Boris Johnson has vowed to end the second lockdown on December 2 when the government “intends” to return to a regional tiered system.
Johnson guaranteed “without a shred of doubt” that the restrictions would expire on December 2, amid concerns on the Conservative benches that England’s lockdown could be extended.
A growing number of senior MPs on the Conservative backbenches have indicated they will oppose the new lockdown during a vote on Wednesday, a day before it is set to come into force.
He promised that the national lockdown in England, if approved by MPs, will automatically expire next month and the Commons “will have a vote to agree the way forward”.
The prime minister warned that “without action” there could be twice as many deaths over the winter as in the first wave, meaning there is “no alternative” but another national lockdown.
He said Covid-19 presents an “existential threat” to the NHS, with doctors being forced to choose which patients to treat and “who would live and who would die”.
Some experts have criticised scenarios, presented when the Government announced the new English lockdown, which estimate 4,000 deaths a day from coronavirus, saying that is based on out-of-date modelling, and suggesting numbers could actually be lower.
But another scientist said even the most optimistic models show around 500 daily deaths within two to three weeks as being a “best case” scenario, and warned that if further action was not taken this could rise above 1,000 daily deaths before Christmas.
Professor James Naismith, director of the Rosalind Franklin Institute, said waiting a few weeks to “prove beyond any doubt that the current measures have failed” would be to “put a hope over evidence and to risk at least 500 unnecessary deaths per day”.
Sir Keir Starmer accused the prime minister of a “catastrophic failure of leadership” for rejecting a recommendation from scientists to impose a shorter “circuit-breaker” lockdown in September.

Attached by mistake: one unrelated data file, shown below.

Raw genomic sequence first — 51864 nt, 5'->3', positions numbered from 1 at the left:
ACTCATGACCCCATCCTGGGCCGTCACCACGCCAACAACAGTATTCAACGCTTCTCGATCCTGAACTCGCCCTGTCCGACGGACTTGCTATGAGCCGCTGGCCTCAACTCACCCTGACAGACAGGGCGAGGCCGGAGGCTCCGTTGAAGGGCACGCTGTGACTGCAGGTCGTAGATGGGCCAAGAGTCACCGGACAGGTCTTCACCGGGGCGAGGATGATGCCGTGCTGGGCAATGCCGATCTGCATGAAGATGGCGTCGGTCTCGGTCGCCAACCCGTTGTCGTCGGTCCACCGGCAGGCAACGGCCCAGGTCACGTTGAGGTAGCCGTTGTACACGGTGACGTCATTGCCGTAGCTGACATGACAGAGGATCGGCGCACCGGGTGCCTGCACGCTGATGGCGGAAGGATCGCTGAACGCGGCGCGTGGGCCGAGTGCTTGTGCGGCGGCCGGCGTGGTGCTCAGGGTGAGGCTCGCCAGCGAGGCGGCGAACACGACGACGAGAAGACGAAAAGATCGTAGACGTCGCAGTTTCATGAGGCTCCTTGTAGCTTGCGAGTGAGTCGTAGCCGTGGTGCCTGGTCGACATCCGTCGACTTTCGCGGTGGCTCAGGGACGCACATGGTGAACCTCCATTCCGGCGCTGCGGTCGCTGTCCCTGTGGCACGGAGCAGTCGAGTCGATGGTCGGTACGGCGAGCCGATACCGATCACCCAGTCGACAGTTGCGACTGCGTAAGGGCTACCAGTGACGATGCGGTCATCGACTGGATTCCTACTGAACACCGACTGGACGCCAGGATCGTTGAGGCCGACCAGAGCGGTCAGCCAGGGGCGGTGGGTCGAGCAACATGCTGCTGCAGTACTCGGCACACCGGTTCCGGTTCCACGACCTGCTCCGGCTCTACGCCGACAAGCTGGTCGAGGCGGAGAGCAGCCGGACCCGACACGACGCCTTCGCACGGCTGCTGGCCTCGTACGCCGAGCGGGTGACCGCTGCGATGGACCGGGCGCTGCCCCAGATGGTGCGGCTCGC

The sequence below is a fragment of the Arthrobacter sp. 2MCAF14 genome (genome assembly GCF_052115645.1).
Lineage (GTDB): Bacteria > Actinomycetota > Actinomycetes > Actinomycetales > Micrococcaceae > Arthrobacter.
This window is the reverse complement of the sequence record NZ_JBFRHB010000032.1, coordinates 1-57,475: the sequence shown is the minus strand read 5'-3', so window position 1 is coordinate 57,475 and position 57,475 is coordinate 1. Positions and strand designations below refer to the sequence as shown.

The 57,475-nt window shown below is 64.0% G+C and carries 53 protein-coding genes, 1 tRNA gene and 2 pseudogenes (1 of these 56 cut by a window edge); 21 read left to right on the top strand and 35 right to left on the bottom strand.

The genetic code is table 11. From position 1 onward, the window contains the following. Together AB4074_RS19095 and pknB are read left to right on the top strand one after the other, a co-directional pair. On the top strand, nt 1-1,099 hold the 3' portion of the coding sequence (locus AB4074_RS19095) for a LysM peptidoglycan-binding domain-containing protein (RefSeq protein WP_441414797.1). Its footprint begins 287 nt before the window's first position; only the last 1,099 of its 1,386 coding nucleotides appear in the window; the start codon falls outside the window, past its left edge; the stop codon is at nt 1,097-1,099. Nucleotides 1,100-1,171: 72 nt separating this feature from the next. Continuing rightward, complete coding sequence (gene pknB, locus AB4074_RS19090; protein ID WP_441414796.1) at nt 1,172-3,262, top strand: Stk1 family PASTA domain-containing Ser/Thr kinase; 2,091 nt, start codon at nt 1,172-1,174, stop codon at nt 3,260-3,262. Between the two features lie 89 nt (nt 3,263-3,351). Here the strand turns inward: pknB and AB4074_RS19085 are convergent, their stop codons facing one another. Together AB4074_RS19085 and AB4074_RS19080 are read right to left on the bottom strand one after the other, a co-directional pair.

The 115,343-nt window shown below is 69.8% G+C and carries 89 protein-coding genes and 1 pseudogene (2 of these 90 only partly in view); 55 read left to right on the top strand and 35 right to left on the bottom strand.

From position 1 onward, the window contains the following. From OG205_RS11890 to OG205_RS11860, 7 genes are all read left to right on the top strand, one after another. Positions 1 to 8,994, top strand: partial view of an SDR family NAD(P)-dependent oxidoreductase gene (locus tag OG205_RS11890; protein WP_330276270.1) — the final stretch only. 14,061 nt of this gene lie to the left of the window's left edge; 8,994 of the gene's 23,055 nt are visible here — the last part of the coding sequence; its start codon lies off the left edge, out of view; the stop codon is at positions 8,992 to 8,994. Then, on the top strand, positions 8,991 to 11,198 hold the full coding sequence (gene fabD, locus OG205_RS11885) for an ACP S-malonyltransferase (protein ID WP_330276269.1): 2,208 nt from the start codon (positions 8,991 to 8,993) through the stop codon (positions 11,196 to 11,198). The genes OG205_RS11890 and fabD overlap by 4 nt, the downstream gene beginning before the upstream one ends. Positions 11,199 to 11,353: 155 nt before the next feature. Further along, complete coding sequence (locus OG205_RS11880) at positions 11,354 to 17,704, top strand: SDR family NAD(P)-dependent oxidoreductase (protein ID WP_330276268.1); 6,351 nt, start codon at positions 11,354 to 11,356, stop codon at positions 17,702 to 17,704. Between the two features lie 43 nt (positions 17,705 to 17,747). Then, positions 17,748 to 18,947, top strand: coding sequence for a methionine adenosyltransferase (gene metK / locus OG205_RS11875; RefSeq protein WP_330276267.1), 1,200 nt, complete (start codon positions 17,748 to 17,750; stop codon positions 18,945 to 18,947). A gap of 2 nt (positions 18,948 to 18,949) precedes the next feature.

The Labour leader warned that the “human cost” of a growing daily death rate was a result of Johnson being “behind the curve” at every stage.
Johnson also faced growing unrest from his own MPs, who are angry over the impact to the economy of a new shutdown and on personal freedom.
Sir Charles Walker, vice-chairman of the powerful 1922 Committee of Tory backbenchers, said he would vote against the legislation, arguing that the UK is drifting “further into an authoritarian, coercive state”.
“The people of this country will never, ever forgive the political class for criminalising parents seeing their children and children seeing parents,” he told the prime minister.
Any Tory rebellion on Wednesday is likely to be only symbolic, with Labour poised to back the government on the measures.
Conservative former cabinet minister Esther McVey said she would vote against the four-week lockdown because the “‘lockdown cure’ is causing more harm than Covid”.
Sir Graham Brady, the influential chairman of the 1922 Committee, said: “If these kinds of measures were being taken in any totalitarian country around the world, we would be denouncing it as a form of evil.”